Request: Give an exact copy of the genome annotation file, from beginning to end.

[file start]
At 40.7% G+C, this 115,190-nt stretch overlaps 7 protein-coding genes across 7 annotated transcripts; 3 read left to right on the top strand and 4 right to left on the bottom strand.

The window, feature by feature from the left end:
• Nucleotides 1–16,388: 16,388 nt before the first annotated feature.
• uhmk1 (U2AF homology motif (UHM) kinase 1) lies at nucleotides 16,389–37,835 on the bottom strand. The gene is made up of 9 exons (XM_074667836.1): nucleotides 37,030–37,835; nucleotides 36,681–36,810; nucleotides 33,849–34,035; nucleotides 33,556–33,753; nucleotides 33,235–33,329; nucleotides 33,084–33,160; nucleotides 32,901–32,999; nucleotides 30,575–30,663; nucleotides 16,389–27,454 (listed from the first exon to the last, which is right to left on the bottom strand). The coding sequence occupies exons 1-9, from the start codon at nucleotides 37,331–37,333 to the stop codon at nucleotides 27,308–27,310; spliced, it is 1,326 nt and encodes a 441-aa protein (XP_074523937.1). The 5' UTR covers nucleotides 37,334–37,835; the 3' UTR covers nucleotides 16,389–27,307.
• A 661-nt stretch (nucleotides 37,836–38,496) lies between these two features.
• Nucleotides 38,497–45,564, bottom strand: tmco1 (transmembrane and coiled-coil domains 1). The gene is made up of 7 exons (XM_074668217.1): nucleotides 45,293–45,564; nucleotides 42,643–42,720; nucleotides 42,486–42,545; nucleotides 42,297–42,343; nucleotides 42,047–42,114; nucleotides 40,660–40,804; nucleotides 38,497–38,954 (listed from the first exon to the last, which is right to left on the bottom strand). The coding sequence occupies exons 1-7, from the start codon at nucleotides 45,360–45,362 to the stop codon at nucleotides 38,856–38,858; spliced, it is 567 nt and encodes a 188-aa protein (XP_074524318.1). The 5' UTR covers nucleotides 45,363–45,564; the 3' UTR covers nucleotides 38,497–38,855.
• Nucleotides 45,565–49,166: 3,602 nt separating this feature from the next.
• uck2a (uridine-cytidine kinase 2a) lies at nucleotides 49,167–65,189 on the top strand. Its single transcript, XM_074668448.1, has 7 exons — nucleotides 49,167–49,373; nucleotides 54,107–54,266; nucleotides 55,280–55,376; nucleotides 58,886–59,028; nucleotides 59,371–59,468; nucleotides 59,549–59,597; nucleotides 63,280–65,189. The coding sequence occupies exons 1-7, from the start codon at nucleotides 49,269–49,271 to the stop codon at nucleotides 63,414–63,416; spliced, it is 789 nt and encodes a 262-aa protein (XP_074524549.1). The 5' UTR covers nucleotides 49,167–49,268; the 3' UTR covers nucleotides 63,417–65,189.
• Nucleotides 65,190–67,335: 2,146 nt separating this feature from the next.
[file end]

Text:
At 40.7% G+C, this 115,190-nt stretch overlaps 7 protein-coding genes across 7 annotated transcripts; 3 read left to right on the top strand and 4 right to left on the bottom strand.

The window, feature by feature from the left end:
• Nucleotides 1–16,388: 16,388 nt before the first annotated feature.
• uhmk1 (U2AF homology motif (UHM) kinase 1) lies at nucleotides 16,389–37,835 on the bottom strand. The gene is made up of 9 exons (XM_074667836.1): nucleotides 37,030–37,835; nucleotides 36,681–36,810; nucleotides 33,849–34,035; nucleotides 33,556–33,753; nucleotides 33,235–33,329; nucleotides 33,084–33,160; nucleotides 32,901–32,999; nucleotides 30,575–30,663; nucleotides 16,389–27,454 (listed from the first exon to the last, which is right to left on the bottom strand). The coding sequence occupies exons 1-9, from the start codon at nucleotides 37,331–37,333 to the stop codon at nucleotides 27,308–27,310; spliced, it is 1,326 nt and encodes a 441-aa protein (XP_074523937.1). The 5' UTR covers nucleotides 37,334–37,835; the 3' UTR covers nucleotides 16,389–27,307.
• A 661-nt stretch (nucleotides 37,836–38,496) lies between these two features.
• Nucleotides 38,497–45,564, bottom strand: tmco1 (transmembrane and coiled-coil domains 1). The gene is made up of 7 exons (XM_074668217.1): nucleotides 45,293–45,564; nucleotides 42,643–42,720; nucleotides 42,486–42,545; nucleotides 42,297–42,343; nucleotides 42,047–42,114; nucleotides 40,660–40,804; nucleotides 38,497–38,954 (listed from the first exon to the last, which is right to left on the bottom strand). The coding sequence occupies exons 1-7, from the start codon at nucleotides 45,360–45,362 to the stop codon at nucleotides 38,856–38,858; spliced, it is 567 nt and encodes a 188-aa protein (XP_074524318.1). The 5' UTR covers nucleotides 45,363–45,564; the 3' UTR covers nucleotides 38,497–38,855.
• Nucleotides 45,565–49,166: 3,602 nt separating this feature from the next.
• uck2a (uridine-cytidine kinase 2a) lies at nucleotides 49,167–65,189 on the top strand. Its single transcript, XM_074668448.1, has 7 exons — nucleotides 49,167–49,373; nucleotides 54,107–54,266; nucleotides 55,280–55,376; nucleotides 58,886–59,028; nucleotides 59,371–59,468; nucleotides 59,549–59,597; nucleotides 63,280–65,189. The coding sequence occupies exons 1-7, from the start codon at nucleotides 49,269–49,271 to the stop codon at nucleotides 63,414–63,416; spliced, it is 789 nt and encodes a 262-aa protein (XP_074524549.1). The 5' UTR covers nucleotides 49,167–49,268; the 3' UTR covers nucleotides 63,417–65,189.
• Nucleotides 65,190–67,335: 2,146 nt separating this feature from the next.